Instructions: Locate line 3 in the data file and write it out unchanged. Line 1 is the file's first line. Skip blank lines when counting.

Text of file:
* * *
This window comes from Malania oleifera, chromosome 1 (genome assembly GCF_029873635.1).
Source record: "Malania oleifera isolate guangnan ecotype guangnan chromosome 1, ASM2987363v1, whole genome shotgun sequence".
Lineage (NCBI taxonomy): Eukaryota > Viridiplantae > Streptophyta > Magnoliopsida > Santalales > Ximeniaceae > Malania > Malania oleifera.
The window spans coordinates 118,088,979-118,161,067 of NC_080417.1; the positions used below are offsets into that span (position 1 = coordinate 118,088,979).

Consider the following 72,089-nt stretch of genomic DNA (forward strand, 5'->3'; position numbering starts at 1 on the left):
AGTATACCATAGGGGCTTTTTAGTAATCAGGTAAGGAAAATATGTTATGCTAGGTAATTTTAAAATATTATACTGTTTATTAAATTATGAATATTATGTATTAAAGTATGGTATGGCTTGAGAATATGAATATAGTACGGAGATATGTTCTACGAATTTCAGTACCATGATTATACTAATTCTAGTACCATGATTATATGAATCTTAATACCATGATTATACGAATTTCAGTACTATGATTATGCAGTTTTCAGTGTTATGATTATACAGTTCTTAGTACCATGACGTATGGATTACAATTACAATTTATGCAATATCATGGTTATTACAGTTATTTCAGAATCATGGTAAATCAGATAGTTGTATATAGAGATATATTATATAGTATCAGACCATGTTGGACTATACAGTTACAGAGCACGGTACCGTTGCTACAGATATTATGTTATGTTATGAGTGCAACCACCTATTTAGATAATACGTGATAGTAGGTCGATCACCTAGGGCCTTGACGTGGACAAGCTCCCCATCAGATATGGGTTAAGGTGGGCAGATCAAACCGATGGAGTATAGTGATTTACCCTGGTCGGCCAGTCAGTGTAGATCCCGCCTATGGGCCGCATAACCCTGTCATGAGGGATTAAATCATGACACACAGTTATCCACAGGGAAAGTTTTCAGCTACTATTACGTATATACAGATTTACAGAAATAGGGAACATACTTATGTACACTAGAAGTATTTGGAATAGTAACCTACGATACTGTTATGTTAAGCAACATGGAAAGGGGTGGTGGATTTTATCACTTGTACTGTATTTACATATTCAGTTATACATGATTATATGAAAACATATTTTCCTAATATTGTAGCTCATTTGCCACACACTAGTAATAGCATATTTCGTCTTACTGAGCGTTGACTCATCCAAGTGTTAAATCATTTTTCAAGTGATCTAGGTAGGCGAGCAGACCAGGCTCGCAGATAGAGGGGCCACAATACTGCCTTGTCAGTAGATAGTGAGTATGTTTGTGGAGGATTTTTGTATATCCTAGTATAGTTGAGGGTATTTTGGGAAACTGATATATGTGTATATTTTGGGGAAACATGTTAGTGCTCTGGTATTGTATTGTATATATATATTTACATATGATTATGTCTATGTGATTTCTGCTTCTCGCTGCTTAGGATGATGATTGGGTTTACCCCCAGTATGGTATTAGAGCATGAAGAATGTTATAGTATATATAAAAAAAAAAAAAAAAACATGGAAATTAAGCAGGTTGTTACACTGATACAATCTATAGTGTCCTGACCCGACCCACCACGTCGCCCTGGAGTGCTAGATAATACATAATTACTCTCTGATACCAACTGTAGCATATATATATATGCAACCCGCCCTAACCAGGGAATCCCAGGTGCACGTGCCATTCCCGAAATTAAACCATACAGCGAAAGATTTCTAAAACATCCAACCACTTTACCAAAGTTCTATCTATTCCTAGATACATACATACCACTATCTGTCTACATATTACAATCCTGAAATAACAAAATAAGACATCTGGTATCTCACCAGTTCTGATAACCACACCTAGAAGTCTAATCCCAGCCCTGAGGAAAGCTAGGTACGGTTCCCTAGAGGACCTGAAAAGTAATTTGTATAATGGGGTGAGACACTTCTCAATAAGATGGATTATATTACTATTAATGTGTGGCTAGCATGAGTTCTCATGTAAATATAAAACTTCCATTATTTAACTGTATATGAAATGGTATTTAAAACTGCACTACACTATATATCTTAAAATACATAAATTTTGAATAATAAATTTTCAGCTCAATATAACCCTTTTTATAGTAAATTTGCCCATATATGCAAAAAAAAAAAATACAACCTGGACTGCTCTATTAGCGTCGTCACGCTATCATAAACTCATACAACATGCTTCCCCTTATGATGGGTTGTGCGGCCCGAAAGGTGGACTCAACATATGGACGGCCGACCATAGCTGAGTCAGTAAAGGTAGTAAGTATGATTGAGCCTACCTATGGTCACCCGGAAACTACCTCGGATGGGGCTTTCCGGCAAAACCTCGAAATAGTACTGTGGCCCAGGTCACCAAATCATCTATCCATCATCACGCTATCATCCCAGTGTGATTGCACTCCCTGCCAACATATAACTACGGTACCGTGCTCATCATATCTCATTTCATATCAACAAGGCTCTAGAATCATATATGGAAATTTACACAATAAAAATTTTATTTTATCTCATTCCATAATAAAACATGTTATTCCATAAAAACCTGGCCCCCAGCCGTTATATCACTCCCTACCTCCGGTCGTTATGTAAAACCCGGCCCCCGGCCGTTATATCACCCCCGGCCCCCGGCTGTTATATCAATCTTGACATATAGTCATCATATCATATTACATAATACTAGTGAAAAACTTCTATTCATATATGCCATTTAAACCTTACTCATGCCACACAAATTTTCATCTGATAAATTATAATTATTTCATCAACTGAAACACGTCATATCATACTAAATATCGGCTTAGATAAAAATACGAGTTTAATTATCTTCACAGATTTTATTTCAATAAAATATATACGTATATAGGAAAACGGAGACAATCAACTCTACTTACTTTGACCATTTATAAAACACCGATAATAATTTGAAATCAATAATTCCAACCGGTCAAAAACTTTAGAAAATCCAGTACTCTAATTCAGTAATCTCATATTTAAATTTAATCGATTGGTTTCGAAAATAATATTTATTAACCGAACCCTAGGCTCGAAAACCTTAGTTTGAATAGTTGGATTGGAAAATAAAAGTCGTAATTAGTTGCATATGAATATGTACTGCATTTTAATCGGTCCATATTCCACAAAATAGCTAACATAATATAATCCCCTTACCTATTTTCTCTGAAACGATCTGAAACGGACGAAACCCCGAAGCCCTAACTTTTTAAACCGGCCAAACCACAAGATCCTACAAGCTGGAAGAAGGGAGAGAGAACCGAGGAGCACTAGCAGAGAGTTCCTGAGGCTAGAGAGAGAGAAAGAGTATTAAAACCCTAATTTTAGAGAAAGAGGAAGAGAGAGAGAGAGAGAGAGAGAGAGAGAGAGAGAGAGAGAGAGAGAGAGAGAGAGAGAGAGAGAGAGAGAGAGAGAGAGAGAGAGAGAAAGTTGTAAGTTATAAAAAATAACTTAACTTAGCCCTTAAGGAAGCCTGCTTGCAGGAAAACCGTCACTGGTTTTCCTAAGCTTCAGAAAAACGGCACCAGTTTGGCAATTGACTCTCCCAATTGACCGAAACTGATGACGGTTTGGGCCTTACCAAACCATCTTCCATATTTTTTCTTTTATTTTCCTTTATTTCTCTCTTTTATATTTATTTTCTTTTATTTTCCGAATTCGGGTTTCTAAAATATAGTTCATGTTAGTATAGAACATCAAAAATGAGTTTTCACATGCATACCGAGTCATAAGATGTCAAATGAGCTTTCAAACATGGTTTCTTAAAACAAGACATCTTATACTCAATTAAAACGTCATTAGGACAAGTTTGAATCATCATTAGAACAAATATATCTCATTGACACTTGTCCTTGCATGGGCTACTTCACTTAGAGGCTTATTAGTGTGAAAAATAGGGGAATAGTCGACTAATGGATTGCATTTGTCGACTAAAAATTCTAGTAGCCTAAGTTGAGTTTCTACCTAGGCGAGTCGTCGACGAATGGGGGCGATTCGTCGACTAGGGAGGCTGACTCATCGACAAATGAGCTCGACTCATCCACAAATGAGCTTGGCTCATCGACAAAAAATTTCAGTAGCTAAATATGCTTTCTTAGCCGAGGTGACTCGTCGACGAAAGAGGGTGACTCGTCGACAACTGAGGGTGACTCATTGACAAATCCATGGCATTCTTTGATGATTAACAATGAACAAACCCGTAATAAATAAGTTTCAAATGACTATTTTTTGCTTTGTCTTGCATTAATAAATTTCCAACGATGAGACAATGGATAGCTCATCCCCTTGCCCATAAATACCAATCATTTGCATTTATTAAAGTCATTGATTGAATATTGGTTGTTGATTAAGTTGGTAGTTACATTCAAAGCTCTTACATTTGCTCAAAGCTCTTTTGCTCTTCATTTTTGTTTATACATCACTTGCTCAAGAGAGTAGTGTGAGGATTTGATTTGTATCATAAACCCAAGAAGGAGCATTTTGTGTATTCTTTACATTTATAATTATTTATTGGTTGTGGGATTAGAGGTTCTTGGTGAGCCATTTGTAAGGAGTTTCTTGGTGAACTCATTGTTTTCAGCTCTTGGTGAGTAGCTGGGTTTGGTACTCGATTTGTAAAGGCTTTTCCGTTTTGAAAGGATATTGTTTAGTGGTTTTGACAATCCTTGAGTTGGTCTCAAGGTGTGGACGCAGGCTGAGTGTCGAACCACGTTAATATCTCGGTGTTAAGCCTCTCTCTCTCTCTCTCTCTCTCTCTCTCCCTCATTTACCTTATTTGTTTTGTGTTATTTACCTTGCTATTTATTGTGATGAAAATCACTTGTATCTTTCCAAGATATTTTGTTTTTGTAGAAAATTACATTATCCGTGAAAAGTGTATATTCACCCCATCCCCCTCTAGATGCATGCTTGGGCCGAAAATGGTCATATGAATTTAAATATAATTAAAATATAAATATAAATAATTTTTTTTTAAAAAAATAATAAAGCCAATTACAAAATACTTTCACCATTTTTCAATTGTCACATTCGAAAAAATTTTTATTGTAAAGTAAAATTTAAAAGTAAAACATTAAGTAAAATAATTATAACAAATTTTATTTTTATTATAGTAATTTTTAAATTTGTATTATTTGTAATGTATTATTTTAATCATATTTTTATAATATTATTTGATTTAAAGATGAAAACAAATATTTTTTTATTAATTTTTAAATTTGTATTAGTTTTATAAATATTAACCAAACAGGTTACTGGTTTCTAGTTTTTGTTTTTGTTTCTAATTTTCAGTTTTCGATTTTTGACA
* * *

Lineage (NCBI taxonomy): Eukaryota > Viridiplantae > Streptophyta > Magnoliopsida > Santalales > Ximeniaceae > Malania > Malania oleifera.